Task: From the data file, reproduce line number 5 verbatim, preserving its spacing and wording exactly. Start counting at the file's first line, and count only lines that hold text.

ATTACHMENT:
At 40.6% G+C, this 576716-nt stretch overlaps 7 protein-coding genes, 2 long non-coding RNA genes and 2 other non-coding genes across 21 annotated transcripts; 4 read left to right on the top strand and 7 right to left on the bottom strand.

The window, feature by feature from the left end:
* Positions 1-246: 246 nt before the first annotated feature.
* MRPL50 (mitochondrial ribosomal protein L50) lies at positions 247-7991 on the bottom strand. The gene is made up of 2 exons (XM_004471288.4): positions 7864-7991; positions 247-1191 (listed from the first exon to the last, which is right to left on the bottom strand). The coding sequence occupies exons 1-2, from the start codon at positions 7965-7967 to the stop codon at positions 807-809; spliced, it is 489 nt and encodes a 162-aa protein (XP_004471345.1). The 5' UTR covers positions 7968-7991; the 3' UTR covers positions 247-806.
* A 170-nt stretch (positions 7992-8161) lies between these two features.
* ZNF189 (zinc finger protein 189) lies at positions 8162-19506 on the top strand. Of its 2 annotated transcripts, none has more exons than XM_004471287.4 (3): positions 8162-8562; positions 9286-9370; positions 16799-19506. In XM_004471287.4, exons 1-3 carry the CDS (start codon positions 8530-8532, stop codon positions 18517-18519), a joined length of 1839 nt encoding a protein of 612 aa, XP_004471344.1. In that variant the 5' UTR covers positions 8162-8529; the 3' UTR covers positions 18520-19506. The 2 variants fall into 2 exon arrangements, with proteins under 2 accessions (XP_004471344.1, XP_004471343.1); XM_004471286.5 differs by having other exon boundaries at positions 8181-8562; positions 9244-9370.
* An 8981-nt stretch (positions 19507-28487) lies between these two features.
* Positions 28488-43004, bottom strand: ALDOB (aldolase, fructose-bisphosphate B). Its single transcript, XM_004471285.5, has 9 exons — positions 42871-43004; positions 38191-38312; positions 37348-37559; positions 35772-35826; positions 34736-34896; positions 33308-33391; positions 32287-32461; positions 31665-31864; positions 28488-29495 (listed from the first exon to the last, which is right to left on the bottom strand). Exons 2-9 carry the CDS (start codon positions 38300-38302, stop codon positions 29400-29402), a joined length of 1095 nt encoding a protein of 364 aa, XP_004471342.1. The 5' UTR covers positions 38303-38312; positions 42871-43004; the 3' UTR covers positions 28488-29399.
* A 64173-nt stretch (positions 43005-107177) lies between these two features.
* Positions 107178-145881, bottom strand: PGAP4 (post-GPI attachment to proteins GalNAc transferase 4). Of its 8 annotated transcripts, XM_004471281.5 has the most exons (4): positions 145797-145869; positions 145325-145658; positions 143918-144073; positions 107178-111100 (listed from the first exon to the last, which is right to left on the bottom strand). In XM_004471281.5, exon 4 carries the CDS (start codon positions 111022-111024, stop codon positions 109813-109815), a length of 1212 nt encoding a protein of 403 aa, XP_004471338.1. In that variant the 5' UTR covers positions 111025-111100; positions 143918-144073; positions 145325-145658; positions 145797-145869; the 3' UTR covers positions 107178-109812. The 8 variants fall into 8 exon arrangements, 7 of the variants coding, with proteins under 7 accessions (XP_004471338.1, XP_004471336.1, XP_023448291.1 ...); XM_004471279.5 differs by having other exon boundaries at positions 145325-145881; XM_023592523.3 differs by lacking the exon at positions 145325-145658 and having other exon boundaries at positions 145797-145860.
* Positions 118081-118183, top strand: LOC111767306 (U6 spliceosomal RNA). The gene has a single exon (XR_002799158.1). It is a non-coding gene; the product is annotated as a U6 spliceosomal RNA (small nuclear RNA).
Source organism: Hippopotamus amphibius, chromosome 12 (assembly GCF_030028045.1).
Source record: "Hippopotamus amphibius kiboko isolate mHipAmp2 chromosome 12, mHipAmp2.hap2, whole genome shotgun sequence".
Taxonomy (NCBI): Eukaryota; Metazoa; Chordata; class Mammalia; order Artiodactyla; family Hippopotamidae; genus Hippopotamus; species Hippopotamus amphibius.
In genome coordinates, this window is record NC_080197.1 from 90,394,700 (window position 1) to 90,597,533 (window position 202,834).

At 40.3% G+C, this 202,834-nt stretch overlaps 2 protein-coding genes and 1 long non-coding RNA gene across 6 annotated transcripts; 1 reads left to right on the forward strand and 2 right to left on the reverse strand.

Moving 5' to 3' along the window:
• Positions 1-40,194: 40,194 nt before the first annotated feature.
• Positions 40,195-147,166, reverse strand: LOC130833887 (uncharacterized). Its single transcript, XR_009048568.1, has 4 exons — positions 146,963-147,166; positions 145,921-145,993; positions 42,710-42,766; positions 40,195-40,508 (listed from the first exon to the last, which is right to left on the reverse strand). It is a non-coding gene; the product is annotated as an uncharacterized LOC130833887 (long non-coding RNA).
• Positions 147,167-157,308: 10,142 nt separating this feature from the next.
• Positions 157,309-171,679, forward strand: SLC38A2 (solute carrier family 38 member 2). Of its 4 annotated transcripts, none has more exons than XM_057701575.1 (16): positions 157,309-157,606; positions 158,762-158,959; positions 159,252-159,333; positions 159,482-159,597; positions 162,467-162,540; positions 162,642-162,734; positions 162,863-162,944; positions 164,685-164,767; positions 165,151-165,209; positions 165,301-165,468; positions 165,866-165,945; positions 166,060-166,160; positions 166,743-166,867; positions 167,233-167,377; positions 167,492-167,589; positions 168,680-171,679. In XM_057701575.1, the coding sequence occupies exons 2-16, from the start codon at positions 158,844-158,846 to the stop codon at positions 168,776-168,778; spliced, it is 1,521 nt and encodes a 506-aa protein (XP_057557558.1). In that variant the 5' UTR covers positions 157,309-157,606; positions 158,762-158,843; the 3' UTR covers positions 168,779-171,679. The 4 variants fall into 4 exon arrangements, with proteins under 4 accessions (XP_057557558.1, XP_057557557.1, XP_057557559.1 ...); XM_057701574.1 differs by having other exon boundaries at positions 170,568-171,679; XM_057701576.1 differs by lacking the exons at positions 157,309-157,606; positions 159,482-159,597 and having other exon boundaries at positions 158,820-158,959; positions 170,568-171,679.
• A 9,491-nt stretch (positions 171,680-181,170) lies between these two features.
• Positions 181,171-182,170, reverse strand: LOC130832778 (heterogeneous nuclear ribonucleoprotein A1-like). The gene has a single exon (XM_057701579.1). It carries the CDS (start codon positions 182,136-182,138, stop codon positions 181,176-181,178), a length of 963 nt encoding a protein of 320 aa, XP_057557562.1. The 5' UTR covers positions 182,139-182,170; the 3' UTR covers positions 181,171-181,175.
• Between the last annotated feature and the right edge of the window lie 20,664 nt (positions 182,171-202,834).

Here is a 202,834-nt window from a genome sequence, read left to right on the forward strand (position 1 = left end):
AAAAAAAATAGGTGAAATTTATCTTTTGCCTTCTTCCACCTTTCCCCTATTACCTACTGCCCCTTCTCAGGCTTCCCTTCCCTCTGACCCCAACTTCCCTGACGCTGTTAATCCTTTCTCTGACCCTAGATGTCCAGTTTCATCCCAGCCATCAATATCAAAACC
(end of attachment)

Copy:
* A 170-nt stretch (positions 7992-8161) lies between these two features.